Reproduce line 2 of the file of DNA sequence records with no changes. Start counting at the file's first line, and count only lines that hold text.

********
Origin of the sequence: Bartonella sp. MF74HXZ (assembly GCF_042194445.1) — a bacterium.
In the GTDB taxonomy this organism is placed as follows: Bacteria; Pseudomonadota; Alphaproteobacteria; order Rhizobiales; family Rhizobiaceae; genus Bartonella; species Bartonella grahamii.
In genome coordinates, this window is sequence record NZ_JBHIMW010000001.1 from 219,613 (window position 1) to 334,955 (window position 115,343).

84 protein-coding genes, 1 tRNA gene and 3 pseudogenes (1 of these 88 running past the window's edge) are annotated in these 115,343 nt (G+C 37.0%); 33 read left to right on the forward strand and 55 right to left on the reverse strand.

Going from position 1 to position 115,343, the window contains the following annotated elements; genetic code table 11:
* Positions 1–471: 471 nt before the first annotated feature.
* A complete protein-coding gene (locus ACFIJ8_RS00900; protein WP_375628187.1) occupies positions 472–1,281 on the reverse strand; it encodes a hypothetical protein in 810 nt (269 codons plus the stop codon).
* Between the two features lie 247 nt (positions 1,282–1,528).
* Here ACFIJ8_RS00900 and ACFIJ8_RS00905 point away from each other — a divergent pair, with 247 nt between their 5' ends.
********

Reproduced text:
In the GTDB taxonomy this organism is placed as follows: Bacteria; Pseudomonadota; Alphaproteobacteria; order Rhizobiales; family Rhizobiaceae; genus Bartonella; species Bartonella grahamii.